It’s harder to quit smoking if you’re single new data suggests
Single and a smoker? Adults who are in a relationship could be smoke-free by 2029, at least 22 years before those who are single, new data has revealed.
Projections based on current UK smoking trends found stark differences in the dates by which many adults are likely to become smoke-free, with drivers like gender and location contributing to many adults smoking long after others have quit.
Independent analysis from Frontier Economics, and commissioned by Philip Morris, revealed that if current trends continue, women could be smoke-free by 2035, followed five years later by men in 2040.
The analysis also found that those in employment could be smoke-free by 2036, at least 15 years before unemployed people, who aren’t projected to have packed up until after 2051.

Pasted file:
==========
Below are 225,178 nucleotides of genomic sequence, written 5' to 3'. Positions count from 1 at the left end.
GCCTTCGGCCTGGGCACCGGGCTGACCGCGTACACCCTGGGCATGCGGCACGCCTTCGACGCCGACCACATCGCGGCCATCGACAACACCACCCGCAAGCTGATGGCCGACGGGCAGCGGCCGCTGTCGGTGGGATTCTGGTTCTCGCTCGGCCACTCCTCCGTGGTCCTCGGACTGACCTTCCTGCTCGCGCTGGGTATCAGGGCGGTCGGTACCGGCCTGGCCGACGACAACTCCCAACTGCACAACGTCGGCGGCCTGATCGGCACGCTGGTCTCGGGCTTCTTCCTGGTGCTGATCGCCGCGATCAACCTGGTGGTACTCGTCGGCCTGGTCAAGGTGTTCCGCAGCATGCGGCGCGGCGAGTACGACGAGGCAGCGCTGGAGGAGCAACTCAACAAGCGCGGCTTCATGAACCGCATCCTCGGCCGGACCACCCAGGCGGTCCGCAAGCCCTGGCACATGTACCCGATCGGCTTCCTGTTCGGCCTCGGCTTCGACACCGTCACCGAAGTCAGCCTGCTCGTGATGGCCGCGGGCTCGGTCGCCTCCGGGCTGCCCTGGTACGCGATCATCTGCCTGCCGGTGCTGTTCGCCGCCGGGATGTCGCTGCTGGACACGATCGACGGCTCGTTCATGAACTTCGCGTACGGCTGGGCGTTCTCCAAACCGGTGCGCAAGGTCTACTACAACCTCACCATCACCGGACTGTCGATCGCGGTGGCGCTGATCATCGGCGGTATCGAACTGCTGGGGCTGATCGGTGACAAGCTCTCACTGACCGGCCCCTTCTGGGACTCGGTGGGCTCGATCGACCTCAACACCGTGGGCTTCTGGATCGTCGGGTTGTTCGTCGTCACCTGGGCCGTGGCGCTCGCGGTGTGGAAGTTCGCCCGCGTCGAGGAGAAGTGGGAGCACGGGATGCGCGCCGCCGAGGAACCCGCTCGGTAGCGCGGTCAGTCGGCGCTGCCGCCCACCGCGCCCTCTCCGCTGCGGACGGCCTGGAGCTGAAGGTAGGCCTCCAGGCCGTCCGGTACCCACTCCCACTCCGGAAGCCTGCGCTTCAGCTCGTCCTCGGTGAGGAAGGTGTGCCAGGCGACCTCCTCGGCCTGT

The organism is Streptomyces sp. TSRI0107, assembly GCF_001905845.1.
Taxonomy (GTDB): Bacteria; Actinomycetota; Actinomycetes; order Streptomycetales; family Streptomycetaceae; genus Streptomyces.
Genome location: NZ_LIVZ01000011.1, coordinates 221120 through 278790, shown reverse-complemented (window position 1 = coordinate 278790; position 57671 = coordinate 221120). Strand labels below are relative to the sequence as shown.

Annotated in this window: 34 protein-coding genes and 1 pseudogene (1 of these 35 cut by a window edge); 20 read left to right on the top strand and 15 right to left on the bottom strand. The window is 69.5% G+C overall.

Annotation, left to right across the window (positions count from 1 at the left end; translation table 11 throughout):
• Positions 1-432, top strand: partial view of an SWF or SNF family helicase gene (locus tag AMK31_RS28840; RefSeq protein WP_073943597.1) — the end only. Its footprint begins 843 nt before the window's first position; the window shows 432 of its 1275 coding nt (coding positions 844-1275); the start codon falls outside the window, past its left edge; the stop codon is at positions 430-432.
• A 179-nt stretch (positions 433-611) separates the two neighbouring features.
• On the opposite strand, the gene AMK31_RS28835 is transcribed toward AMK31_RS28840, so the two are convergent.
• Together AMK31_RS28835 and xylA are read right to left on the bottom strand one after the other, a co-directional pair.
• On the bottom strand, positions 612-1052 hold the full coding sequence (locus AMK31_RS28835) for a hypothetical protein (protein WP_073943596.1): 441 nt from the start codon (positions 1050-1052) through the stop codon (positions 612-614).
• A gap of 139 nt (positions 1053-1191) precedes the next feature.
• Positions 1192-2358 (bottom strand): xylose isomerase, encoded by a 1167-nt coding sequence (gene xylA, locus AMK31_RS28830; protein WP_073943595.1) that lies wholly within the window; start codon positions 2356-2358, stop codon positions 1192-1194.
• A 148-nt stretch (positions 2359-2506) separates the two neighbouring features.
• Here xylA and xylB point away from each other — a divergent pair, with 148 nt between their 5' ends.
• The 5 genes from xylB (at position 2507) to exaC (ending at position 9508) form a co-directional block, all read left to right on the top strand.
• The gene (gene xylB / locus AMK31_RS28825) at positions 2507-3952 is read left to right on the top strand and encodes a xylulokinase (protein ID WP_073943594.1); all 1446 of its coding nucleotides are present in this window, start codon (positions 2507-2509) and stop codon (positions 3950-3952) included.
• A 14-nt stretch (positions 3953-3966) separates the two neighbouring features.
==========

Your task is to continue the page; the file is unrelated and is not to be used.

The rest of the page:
Although England is projected to be smoke-free by 2036 but local variation exists in many cities, with Portsmouth estimated by 2026 and Liverpool not until 2051.
Northern Ireland could be by 2027, followed by Scotland in 2037 and Wales in 2041.
“Where you live, and your background shouldn’t be determining factors as to whether you will quit smoking soon or in the next 20 years. The analysis tells us that more must be done to accelerate change and reduce smoking disparities in the UK,” said Bryson Thornton, Global Communications Director at Philip Morris.
“The best choice any smoker can make is to quit tobacco and nicotine products completely. For those that don’t, having access to scienced-based smoke-free products, like IOQS, could make the difference. Adult smokers deserve greater access to, and awareness of, these types of alternatives, so they can make a better choice than continuing to smoke.”